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Finding and Keeping Great Employees

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Finding and Keeping Great Employees


15 min read
10 take-aways
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What's inside?

Don’t blame the labor shortage for employee defections — It’s the culture, stupid.

Editorial Rating



  • Applicable


Job seekers and job holders alike tend to think they’re National Football League free-agents when it comes to getting and keeping jobs in this low unemployment era. Thus, corporations can find it very tempting to act like football teams - throw money at recruits, throw money at employees with wanderlust - and then throw up their hands when people leave. No need for all that, say authors Jim Harris and Joan Brannick. Finding and keeping great employees isn’t about winning the bidding, it’s about getting to the source of employee alienation and rebuilding connections among people, their jobs, their lives and your company. getAbstract recommends this book to employees, especially unhappy ones, and to human resources professionals of all stripes, from recruiters to compensation analysts to development specialists, and even football coaches.


Disconnection and Alignment

Push someone hard through a revolving door, and they are likely to end up where they started - on the outside looking in. Despite lavish recruiting programs and gargantuan signing bonuses, companies are finding it increasingly difficult to recruit and retain outstanding employees. However, this is not an inevitable consequence of a tight labor market. Many companies achieve low turnover, even in this competitive employment climate. They succeed because they really understand why employees’ eyes tend to wander: disconnection and lack of alignment.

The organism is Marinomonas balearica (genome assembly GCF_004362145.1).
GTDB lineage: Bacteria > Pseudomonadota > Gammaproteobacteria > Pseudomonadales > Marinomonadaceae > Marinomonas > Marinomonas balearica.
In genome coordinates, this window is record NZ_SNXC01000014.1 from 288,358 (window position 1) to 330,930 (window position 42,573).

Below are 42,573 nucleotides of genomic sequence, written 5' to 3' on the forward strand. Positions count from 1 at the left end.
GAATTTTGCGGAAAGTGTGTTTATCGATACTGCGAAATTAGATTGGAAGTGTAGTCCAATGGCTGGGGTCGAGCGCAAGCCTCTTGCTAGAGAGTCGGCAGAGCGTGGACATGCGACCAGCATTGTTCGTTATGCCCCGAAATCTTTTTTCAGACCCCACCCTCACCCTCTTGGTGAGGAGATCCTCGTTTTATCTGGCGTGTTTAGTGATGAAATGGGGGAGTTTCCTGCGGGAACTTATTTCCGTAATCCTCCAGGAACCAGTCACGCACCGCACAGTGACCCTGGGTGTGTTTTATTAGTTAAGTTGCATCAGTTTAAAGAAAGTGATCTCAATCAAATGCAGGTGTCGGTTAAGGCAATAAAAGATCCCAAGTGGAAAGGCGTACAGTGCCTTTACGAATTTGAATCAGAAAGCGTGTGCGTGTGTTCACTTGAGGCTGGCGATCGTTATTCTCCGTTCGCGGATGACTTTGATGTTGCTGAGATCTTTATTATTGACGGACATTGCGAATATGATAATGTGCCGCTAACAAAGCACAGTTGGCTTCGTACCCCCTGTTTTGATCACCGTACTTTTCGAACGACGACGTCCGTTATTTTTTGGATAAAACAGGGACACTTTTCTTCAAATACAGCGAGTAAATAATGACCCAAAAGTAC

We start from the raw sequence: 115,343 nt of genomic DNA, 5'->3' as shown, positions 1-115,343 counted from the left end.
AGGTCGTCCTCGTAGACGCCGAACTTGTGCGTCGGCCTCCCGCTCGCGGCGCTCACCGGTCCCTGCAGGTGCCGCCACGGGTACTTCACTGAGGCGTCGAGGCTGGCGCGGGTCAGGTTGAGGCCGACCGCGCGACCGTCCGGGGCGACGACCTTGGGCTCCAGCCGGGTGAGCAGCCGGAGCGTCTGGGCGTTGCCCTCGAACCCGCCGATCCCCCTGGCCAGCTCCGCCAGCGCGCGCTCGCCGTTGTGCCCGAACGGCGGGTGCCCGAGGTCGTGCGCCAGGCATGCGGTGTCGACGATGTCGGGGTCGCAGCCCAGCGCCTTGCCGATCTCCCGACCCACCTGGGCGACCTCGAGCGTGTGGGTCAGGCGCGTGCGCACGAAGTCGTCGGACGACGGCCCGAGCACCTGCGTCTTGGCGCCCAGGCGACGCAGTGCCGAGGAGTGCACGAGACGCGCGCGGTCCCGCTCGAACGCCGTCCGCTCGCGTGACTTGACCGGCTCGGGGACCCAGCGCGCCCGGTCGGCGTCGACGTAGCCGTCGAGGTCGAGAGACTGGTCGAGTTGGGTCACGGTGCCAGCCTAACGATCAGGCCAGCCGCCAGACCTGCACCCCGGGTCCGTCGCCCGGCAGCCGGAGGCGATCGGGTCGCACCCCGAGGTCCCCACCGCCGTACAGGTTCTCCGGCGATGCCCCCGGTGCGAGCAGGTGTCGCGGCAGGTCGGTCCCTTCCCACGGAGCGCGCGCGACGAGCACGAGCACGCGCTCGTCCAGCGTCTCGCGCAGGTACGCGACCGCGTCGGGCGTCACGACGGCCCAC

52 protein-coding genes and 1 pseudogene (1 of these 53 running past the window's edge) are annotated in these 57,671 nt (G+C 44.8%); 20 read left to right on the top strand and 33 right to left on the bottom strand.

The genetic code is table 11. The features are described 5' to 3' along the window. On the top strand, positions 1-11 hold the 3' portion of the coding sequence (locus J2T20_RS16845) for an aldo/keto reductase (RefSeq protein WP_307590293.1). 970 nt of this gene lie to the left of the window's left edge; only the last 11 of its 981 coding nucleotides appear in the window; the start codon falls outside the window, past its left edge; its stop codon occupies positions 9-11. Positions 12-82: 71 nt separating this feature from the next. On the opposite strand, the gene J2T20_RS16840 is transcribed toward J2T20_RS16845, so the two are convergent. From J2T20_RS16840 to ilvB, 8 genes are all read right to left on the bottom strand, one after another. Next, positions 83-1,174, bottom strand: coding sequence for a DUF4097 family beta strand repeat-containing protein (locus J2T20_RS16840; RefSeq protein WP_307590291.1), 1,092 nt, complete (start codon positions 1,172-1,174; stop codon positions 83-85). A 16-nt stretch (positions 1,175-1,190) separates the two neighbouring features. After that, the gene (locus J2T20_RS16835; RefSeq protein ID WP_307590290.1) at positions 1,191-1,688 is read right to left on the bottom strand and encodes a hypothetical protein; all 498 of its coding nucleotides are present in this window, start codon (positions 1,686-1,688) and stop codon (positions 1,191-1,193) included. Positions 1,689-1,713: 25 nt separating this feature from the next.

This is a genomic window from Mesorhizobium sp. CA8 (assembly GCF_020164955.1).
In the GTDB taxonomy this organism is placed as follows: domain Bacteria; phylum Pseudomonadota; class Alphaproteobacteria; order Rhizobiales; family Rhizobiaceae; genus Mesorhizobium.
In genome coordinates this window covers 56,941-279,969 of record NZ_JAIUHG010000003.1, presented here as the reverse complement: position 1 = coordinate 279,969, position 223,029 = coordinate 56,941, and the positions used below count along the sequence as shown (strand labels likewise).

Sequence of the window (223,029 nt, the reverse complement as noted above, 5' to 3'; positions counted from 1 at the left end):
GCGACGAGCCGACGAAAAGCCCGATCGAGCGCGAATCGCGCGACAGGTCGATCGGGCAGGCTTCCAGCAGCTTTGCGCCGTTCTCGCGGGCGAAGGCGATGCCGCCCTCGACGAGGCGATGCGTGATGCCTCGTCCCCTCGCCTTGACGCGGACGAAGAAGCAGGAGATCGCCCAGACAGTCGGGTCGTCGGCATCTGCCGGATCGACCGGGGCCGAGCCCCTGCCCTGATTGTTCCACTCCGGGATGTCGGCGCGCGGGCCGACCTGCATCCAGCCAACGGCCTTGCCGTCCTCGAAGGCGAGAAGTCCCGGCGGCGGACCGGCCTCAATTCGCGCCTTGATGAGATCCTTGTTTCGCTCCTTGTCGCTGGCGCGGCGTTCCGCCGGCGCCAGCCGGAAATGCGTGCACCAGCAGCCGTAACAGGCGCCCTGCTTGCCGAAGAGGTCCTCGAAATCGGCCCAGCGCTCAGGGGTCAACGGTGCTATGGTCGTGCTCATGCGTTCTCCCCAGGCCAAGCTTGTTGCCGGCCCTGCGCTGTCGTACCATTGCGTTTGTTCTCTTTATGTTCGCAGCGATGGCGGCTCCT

During the 1980s and 1990s, a time called "the most turbulent in business history," corporate success became dramatically unhinged from employee well being. Three realms of employee disconnection developed. "Company disconnection" arose in the wake of downsizing programs that reshaped the once traditional long-term connection between company and employee. Believing their jobs could disappear at any moment, employees became sanguine about disappearing themselves. "Job disconnection" resulted from greater strategic flexibility and dizzying technological advancement. Employees who did not get continual...

About the Authors

Jim Harris, Ph.D., is president of the James Harris Group. He is author of Getting Employees to Fall in Love With Your Company. Joan Brannick , Ph.D., is president of Brannick Human Resources Connections.

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